“Windmills not Weapons”, unless you are Don Quixote, for whom windmills were armed. Today, the Saint Louis Earth Day Festival was held for the 26th time. It purports to be the second largest Earth Day festival in the country. Anne was still under the weather, so I soloed to the park by bicycle. Hence, the picture of the four young ladies. I think that their costumes were an art project. Quite a few other people were in costume too. With 250+ booths, the venue selection was quite eclectic. Whenever I go to the Earth Day Festival, I always feel that I’ve returned to my happy old hippy Ann Arbor days of yore. There are always plenty on freaks and geeks, artists, naturalists, environmentalist, charities of all stripes, politicos and aluminum siding salesmen at the festival and they are all nicely grouped by category. It makes it so much easier to do your ideological comparison shopping or to find that nice new set of green gutters. Venues that I feel comprise appropriate Earth Day activities include nature and wildlife, wellness, the peace garden, a public forum, energy conservation, eco art, reduce, reuse and recycle. The one person that I saw that I knew was Pat from work. She always volunteers for the Earth Day Festival.
Because Anne was not feeling well last night, I did the dance concert in her stead. Joanie and I dined in Ferguson at a nice little Mexican restaurant called El Palenque, which means the cockpit, as in a cockfighting pit. It is located just south of the Ferguson police station and as such has seen plenty of fighting this last year. Maria, the owner, waited on us. At first business was slow, especially for a Saturday night, but by the time that we were leaving things had picked up. They sell sweets to go and after we had both put down our cash for the meal, we shopped for chocolates. Checking out at the register, there was some confusion and I saw a moment of panic on Maria’s face, when we explained that we had left our cash on the table. She rushed to retrieve the money and then rang us out. The food was good, as was the service and all for a very reasonable price. What more could you ask for?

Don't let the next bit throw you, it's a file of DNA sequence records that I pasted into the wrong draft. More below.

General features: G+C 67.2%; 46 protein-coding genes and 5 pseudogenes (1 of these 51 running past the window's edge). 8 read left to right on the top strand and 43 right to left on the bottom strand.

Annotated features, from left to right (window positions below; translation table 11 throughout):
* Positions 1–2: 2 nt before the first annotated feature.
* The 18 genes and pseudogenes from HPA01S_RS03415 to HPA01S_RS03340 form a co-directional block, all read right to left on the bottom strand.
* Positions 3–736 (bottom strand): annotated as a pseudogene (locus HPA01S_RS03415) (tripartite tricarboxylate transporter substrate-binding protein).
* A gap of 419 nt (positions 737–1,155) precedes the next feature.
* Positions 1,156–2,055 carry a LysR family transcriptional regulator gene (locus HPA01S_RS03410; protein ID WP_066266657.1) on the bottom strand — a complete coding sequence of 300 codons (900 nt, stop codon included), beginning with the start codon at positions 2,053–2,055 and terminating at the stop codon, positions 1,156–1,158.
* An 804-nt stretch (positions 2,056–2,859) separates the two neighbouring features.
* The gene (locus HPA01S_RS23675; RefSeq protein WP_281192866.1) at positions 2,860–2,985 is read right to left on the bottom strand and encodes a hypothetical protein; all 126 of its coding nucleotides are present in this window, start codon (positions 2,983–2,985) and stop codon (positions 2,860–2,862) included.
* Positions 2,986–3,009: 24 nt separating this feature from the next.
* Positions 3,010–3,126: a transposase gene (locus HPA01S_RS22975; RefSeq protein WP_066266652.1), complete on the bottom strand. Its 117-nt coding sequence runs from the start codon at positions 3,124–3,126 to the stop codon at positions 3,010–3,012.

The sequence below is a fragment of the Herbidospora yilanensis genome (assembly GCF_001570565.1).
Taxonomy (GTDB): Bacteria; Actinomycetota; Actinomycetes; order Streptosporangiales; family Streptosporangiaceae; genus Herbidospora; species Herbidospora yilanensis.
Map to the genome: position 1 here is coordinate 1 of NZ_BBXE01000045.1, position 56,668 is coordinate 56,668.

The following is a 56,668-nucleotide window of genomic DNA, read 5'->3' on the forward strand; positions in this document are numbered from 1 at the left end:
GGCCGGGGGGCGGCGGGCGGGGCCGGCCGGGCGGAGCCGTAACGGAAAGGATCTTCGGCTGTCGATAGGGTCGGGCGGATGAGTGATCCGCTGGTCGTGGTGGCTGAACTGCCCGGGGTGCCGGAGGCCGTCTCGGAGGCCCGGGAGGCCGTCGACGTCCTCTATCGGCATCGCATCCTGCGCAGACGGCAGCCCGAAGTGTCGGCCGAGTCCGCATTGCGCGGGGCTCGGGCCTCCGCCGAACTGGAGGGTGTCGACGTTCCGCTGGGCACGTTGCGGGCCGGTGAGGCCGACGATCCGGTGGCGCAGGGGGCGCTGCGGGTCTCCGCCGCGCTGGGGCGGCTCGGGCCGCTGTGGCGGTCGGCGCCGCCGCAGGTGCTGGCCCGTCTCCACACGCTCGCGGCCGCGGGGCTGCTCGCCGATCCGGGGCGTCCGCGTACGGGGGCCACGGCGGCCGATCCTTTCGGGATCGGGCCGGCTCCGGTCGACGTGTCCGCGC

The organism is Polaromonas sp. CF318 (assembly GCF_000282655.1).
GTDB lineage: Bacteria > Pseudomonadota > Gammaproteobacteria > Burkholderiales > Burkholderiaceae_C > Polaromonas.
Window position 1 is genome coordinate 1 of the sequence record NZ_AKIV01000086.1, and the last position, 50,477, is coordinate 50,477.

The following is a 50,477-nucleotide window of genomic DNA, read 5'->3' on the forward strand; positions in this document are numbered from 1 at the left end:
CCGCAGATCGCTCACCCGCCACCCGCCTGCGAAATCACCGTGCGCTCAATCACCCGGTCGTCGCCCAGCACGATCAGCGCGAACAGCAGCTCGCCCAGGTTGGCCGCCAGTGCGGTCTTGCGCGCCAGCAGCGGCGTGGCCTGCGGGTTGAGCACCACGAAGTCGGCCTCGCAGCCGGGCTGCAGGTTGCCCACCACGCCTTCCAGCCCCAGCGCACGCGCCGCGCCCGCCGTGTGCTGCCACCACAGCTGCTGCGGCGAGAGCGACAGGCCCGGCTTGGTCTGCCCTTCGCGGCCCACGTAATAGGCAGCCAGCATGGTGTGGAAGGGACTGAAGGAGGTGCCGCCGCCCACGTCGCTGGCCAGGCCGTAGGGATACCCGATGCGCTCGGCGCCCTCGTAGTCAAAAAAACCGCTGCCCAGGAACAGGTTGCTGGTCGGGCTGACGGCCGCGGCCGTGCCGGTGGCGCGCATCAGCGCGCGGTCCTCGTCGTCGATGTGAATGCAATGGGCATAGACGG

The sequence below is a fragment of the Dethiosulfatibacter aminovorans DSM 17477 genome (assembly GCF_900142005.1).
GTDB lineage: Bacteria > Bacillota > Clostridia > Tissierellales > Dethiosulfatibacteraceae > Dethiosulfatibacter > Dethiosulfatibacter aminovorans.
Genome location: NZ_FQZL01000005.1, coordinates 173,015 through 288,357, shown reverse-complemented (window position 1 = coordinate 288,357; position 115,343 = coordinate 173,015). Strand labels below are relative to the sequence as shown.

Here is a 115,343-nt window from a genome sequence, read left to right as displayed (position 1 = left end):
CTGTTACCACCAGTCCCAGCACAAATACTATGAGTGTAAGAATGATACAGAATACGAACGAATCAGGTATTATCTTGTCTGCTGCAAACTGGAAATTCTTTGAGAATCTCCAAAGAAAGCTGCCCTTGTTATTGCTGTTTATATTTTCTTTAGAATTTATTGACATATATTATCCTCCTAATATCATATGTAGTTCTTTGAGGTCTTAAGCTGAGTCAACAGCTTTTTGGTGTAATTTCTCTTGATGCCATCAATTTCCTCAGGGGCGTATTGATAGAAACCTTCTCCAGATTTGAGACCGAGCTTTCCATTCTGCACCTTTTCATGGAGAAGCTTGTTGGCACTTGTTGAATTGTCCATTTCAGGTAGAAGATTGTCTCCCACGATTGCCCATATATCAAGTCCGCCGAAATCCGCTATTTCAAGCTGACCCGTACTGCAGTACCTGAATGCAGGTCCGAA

We got to the Touhill early enough to hear the preshow lecture. One of the directors was interviewed and then entertained questions. I learned that Compagnie Käfig, last night’s performing French hip-hop theater company, is populated by Brazilian dancers and not Algerian as I had earlier reported. The choreographer, Mourad Merzouki, is of Algerian descent and the company might have been all Algerian at one point, but not any longer. The show was performed in two short acts. Each act comprised just one dance. The inspiration for each dance came from the director’s personal observations of the company’s eleven men dancers, all from Rio. The first dance was called Correria, which means foray or raid and is all about the frantic, hectic race of the dancer’s everyday lives. The second dance was called Agwa or water. The director had observed his dancers always drinking lots of water to stay hydrated. The sole prop for this dance were water filled Solo plastic cups, hundreds of them. After the concert, we attended a rave in the Touhill’s atrium. Members of company did b-boying (breakdancing) along with some rather adept audience members.